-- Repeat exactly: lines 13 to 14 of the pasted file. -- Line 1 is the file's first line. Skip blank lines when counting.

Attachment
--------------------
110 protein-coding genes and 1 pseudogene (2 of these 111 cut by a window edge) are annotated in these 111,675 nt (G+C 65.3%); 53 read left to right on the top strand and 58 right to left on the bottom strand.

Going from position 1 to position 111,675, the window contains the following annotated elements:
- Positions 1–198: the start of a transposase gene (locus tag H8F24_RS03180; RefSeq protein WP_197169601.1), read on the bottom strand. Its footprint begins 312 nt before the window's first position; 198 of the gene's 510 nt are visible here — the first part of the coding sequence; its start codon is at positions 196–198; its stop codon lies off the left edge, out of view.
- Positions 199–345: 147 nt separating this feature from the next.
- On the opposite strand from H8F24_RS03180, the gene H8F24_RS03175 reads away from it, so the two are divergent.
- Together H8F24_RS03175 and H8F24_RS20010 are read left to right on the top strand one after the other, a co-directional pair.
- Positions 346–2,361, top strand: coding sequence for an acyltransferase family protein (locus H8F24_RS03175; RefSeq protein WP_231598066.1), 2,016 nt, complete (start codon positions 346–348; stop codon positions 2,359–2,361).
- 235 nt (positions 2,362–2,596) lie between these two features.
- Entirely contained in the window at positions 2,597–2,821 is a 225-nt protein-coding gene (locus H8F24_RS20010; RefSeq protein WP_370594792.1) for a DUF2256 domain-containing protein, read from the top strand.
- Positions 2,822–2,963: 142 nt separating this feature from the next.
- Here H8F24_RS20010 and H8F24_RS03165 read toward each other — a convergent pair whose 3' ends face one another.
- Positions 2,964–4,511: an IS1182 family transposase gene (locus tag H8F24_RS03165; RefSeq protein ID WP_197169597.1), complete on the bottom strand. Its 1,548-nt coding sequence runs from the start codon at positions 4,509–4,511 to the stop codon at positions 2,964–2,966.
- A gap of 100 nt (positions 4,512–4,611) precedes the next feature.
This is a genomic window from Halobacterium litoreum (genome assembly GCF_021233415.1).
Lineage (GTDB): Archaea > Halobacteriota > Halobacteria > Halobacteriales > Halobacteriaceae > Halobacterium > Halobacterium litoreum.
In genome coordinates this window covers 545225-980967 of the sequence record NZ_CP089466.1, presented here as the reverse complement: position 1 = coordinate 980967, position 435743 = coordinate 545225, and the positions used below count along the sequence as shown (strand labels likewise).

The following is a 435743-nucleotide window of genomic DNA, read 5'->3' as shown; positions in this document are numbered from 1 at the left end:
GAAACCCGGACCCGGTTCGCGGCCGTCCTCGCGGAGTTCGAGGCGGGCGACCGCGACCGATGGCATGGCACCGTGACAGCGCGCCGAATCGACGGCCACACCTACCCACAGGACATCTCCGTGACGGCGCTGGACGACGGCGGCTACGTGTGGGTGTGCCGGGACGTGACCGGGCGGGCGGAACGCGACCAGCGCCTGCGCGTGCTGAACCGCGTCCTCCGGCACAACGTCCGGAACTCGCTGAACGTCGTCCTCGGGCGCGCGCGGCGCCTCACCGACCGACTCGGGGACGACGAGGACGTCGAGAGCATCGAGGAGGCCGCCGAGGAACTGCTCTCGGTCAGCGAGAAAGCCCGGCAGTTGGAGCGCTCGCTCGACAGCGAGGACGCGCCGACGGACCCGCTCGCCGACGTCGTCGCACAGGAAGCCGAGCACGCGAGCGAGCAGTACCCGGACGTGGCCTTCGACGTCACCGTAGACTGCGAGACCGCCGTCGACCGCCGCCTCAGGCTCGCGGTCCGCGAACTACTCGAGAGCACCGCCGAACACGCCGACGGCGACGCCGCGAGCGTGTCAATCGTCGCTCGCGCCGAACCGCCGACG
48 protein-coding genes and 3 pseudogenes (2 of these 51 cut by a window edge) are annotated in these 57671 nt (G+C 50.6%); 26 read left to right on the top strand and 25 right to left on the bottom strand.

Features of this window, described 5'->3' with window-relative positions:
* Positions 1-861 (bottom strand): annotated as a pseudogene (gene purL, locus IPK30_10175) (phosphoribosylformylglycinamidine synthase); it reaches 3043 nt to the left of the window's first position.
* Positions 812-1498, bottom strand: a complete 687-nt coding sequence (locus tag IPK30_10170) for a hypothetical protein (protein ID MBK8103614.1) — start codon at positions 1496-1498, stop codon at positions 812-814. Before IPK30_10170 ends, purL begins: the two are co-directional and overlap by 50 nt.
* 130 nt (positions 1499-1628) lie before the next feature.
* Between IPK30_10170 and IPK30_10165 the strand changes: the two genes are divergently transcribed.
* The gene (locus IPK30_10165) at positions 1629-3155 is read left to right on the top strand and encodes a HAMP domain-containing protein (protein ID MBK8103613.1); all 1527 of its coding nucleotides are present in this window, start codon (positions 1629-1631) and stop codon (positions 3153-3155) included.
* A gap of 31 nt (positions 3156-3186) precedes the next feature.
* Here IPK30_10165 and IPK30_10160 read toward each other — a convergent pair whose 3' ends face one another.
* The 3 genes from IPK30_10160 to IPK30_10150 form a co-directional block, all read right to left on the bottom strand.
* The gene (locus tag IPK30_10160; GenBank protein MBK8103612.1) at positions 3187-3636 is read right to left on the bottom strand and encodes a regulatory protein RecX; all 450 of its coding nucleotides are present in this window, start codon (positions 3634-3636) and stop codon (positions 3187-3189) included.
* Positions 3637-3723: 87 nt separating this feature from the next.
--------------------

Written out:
- A gap of 100 nt (positions 4,512–4,611) precedes the next feature.
This is a genomic window from Halobacterium litoreum (genome assembly GCF_021233415.1).